Depending on whom you ask, Matthew Dear is a DJ, a dance-music producer, an experimental pop artist, a bandleader. He co-founded both Ghostly International and its dancefloor offshoot, Spectral Sound. He’s had remixes commissioned by The XX, Charlotte Gainsbourg, Spoon, Hot Chip, The Postal Service, and Chemical Brothers; he’s made mixes for the Fabric mix series and Get Physical’s Body Language. He maintains four aliases (Audion, False, Jabberjaw, and Matthew Dear), each with its own style and distinct visual identity. His highly anticipated third album, 2010’s Black City—the followup to 2007’s critically acclaimed—Asa Breed—is the culmination of years of hard work and experimentation, a darkly playful sound-world that envelops the listener like the arms of a malevolent lover. Black City was released on Ghostly International on August 17th, 2010.

“Best New Music” – Pitchfork

“…he’s delivered one of the more cohesive and thematically sound albums of the year so far.” – Prefix

“…Black City is his ominous best…” – Village Voice

“…his most fully realised and triumphantly elaborate album to date.” – The Wire

“5/5 stars…at his best on all fronts…Black City offers up the sounds of an artist in full control” – URB

“4 out of 5 stars.” – Uncut / Mojo / Q

Matthew Dear continues the Black City tour with a 4-piece ensemble worldwide.


10/27 Atlanta, GA @ Masquerade

10/28 New Orleans, LA @ Howlin’ Wolf

10/30 Dallas, TX @ Meltdown Festival

10/31 Austin, TX @ Mohawk

11/02 Phoenix, AZ @ Club Red

11/05 Los Angeles, CA @ Vanguard

11/06 San Francisco, CA @ Mighty

11/08 Portland, OR @ Holocene !

11/09 Seattle, WA @ Nectar

11/13 Minneapolis, MN @ 7th Street Entry

11/14 Madison, WI @ The Frequency

11/15 Ann Arbor, MI @ Blind Pig

11/23 Brooklyn, NY @ Music Hall of Williamsburg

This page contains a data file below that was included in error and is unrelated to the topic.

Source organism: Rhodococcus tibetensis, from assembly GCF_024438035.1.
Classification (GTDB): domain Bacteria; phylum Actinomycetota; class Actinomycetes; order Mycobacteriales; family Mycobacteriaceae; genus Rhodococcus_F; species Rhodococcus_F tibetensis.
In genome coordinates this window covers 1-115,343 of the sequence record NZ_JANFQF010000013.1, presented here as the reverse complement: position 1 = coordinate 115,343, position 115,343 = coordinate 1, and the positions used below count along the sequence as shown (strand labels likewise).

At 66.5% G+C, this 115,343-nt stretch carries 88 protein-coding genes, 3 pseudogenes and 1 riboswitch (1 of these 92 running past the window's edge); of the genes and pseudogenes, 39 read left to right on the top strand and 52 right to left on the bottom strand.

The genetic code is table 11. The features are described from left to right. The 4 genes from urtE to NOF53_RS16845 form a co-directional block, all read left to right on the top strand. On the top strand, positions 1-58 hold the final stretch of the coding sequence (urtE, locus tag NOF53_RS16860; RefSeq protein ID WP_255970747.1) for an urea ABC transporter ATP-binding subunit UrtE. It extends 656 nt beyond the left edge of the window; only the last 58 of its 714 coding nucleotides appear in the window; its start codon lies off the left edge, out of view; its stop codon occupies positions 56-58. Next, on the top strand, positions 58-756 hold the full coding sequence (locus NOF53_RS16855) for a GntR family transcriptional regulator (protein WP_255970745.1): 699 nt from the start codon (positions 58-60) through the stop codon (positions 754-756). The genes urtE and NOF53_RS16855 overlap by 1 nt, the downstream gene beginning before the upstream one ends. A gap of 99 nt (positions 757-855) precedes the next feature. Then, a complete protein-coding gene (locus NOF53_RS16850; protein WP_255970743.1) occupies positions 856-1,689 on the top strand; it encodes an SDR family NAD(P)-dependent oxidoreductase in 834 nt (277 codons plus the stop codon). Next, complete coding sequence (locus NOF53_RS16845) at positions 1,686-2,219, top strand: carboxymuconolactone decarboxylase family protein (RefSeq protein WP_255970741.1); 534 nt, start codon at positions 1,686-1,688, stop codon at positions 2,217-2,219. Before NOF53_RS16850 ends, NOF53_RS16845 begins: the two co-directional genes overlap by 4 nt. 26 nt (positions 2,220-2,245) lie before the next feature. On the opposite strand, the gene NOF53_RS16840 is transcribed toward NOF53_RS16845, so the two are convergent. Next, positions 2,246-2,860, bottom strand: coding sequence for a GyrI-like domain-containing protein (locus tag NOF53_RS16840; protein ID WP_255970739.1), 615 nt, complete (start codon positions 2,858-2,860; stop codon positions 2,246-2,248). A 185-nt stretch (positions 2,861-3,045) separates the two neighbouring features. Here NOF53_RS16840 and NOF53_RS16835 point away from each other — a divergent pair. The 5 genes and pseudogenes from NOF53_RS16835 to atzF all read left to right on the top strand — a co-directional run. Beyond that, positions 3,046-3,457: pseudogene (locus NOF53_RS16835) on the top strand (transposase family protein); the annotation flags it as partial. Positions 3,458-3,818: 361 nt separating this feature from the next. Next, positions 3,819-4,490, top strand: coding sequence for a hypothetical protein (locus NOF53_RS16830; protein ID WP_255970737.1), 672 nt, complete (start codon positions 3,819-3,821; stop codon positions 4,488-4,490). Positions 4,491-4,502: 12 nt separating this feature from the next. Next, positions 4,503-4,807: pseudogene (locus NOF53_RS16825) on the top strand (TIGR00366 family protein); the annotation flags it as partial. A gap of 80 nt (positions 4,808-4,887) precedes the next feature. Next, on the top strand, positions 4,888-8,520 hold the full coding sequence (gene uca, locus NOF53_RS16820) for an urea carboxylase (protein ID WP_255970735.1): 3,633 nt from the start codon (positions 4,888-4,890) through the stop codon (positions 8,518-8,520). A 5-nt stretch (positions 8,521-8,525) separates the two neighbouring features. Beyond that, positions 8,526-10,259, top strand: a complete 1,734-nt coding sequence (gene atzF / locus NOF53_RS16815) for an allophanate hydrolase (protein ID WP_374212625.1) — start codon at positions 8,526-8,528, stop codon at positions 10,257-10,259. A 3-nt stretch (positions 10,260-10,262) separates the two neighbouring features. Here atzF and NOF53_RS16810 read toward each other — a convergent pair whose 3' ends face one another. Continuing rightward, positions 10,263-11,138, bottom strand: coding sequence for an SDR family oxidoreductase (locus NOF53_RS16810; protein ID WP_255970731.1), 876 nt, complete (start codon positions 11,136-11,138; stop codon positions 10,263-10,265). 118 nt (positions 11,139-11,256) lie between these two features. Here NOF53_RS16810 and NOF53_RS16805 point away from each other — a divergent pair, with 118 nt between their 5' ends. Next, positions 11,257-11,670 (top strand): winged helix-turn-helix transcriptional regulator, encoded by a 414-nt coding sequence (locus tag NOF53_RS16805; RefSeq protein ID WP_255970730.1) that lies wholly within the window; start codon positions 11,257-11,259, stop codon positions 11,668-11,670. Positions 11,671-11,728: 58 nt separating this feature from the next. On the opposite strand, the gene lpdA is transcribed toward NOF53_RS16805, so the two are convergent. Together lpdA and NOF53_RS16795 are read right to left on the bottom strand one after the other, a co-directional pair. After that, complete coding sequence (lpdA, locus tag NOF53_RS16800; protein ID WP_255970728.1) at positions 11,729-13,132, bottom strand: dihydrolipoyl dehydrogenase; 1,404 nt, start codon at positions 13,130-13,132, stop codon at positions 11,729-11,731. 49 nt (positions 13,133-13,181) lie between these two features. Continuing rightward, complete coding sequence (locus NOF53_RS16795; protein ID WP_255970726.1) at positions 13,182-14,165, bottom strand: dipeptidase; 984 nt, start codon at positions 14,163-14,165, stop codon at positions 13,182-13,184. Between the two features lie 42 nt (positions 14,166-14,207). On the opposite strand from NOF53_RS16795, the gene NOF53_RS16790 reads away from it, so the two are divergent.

12/03 Liverpool, UK @ O2 Academy 2

12/04 Glasgow, UK @ Stereo

12/05 Edinburgh. UK @ Sneaky Pete’s

12/06 Manchester, UK @ Deaf Institute

12/08 Brighton, UK @ Audio

12/09 London, UK @ XOYO

12//10 Paris, FR @ La Maroquinerie

12/11 Rennes, FR @ Transmusicales Festival

12/13 Brussels, BE @ Rotonde Botanique

12/14 Amsterdam, NL @ Trouw

# w/ Four Tet

! w/ Small Black


Matthew Dear’s Black City can’t be found on any map. It’s a composite, an imaginary metropolis peopled by desperate cases, lovelorn souls, and amoral motives. Like most literary Gothams, Black City is a place to love and hate, as seedy as a nightclub’s back room and as seductive as the promise of power. Matthew Dear, the musician, may live in New York City, but the Matthew Dear of Black City inhabits a sound-world unlike any other: a monument to the shadowy side of urban life that bumps and creaks, shudders and wakes up screaming in the middle of the night. Black City is Matthew Dear’s third album on Ghostly International, and it’s his darkest and most engrossing work to date.

From the first notes of album opener “Honey”, it’s clear that the love-obsessed Matthew Dear of 2007’s Asa Breed has given way to a more existentially paranoid entity, as creeping tempos dominate, cavernous atmospherics envelop the listener, and strange distortions crackle on the horizon. In Black City, nothing is at it seems: leadoff single “Little People (Black City)” is a nine-and-a-half minute disco odyssey, subverting its gleaming electronic lead with eerily giddy backing vocals and cryptic, ominous lyrics (“a frozen wasted heart / has died”, “love me like a clown”); “You Put a Smell on Me” is a sordid sex romp set to hysterically chattering percussion and a serrated synth line that will set your teeth on edge; “More Surgery” at first recalls the barely-there Krautrock of Harmonia in its burbling minimalism, until Dear’s chanted chorus of “Alter genetics / to make my body glow / I need more surgery / there’s so much more to know” sends the track hurtling into a dystopian future.

And yet, for all the foreboding moods on Black City, it’s the album’s sweeter moments that illustrate Matthew Dear’s growing maturity as a songwriter. “Slowdance” is a futuristic lullaby in which Dear articulates a lover’s helplessness (“I can’t be the one to tell you everything’s wrong”) over breathy, Arthur Russell-esque cello swishes; the album-closing “Gem” is an achingly simple, reverb-drenched piano ballad that ends with a long, slow fade. Even in Matthew Dear’s Black City, there is hope.


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Author: James McQuiston

Ph.D. in Political Science, Kent State University. I have been the editor at NeuFutur / since I was 15. Looking for new staff members all the time; email me if you are interested. Thanks!

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